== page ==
I took the call from my friend’s Mom, and came up with an entirely believable excuse for why the babysitter couldn’t come to the phone, while calmly reassuring my friend’s mother that everything was just fine, and enough so that she wasn’t concerned – to the point that she ended the call without even asking to speak with her son. The full and complete story? Maybe I’ll post it and maybe I never will… But if I do, I’ll be sure that you are forewarned, Elyse. Lol 🙂

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  11. What an awesome babysitter! You are totally cool. I could tell you stories of babysitters I had as a child, they were not cool. Well that isn’t entirely true, I had one that was very very cool.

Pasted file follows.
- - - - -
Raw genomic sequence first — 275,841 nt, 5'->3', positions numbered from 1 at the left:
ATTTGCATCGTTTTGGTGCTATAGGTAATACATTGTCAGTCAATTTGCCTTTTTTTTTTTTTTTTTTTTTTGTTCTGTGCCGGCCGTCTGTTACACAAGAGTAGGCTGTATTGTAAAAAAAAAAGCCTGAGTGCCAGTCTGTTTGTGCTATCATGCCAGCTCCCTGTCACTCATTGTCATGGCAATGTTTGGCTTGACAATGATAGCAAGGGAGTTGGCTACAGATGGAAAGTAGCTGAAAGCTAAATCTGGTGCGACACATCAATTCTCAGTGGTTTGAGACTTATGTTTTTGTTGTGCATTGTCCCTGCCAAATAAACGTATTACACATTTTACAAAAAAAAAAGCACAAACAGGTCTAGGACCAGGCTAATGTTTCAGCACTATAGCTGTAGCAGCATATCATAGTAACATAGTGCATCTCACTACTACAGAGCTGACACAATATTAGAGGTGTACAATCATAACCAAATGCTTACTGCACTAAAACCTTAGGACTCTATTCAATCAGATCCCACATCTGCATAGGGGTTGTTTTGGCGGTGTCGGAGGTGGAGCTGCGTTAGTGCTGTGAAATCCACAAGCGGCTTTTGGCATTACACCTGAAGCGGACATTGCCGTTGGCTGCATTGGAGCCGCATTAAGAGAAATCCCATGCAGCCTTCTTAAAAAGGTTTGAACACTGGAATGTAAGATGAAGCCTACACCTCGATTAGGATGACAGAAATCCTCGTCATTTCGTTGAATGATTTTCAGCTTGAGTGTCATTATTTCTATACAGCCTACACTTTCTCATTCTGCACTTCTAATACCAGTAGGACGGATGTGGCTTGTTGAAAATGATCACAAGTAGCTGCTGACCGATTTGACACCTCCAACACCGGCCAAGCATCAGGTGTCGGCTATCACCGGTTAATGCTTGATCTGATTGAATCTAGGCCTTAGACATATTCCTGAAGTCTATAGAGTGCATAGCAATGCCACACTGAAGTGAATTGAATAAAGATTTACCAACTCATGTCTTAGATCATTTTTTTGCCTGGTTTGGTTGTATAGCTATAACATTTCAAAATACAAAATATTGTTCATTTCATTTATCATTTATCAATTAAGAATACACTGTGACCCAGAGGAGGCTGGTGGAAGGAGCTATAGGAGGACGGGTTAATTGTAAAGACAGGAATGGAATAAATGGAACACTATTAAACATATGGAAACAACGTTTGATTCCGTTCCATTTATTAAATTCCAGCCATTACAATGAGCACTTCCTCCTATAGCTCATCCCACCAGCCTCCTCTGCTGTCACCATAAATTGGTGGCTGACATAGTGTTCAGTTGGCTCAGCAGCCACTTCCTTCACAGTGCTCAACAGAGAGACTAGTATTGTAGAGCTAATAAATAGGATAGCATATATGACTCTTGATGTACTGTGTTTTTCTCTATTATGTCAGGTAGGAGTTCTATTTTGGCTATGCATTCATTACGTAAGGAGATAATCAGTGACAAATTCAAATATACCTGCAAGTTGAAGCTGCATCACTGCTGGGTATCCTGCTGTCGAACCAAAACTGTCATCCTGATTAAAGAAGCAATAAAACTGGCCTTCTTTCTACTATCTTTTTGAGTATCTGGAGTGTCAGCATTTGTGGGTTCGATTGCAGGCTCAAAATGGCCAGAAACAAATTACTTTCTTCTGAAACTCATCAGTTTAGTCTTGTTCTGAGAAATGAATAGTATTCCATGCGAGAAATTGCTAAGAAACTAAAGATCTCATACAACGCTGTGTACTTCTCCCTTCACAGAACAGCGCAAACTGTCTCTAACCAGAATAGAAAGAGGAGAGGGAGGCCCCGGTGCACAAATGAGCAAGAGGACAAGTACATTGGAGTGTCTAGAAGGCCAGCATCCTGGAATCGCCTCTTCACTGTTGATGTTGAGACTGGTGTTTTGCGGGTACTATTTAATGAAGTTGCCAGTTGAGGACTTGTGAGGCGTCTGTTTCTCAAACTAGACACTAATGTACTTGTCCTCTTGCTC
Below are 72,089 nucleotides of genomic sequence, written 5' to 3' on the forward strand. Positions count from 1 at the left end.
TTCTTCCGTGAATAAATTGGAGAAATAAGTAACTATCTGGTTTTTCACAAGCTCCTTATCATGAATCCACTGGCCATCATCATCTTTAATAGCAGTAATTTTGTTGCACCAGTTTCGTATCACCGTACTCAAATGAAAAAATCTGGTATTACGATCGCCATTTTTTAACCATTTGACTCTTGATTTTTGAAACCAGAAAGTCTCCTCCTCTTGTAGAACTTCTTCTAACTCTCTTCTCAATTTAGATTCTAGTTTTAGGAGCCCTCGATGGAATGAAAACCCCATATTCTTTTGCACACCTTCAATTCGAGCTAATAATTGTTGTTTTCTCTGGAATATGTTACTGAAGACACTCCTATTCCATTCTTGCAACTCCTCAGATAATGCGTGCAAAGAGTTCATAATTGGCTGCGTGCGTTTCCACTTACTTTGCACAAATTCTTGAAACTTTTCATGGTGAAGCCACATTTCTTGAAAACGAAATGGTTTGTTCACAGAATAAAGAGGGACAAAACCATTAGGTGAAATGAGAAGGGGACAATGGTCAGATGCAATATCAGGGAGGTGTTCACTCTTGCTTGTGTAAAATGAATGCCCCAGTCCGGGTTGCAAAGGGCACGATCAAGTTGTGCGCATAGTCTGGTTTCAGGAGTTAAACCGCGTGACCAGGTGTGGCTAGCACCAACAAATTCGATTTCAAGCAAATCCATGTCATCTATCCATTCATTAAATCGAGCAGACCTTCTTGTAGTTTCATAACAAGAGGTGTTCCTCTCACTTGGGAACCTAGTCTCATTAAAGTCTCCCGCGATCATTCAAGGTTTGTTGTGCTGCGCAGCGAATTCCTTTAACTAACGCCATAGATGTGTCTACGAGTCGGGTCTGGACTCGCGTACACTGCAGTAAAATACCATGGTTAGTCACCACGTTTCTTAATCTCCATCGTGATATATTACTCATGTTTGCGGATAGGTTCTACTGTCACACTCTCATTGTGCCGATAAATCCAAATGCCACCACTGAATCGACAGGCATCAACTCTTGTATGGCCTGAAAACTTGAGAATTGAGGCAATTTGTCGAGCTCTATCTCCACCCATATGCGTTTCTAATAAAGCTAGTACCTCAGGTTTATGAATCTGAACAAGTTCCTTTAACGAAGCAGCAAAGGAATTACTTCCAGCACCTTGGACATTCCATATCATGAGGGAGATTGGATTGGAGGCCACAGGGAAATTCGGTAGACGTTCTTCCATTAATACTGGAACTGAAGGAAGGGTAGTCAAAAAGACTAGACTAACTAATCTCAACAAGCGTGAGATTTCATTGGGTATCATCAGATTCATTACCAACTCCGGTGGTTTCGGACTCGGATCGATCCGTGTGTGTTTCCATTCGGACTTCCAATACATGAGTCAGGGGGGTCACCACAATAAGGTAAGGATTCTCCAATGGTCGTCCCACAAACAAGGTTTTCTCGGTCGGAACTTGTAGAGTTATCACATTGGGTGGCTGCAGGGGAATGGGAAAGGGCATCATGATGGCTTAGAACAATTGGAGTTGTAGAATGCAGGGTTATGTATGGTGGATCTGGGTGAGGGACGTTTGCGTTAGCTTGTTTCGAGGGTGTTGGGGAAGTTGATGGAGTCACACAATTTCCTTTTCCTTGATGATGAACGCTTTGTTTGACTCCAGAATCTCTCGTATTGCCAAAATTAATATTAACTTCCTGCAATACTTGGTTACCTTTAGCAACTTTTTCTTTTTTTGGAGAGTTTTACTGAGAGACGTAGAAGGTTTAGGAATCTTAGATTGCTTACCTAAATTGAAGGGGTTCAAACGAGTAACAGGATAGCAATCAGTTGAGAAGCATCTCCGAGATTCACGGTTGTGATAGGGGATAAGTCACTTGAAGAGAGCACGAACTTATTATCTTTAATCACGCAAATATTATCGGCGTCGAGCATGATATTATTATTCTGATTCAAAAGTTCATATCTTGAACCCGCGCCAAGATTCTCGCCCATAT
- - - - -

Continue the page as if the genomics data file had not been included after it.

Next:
I never babysat anyone but my brother and my entire goal was to terrorize him as much as possible.

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    • Awwww, Shucks, Val. I don’t know about awesome or cool. I do think I needed my head examined. Perhaps a call to 911 would have been more effective without endangering anyone (by which, of course, I mean ME).

      I was the youngest of a big family, so I babysat for nieces and nephews. And then there were non-family members I got paid for watching. But I loved/love kids. They are fun, creative. They don’t make me read/watch scary stuff….

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  12. What did you bring for reading material when you babysat after that incident? So funny!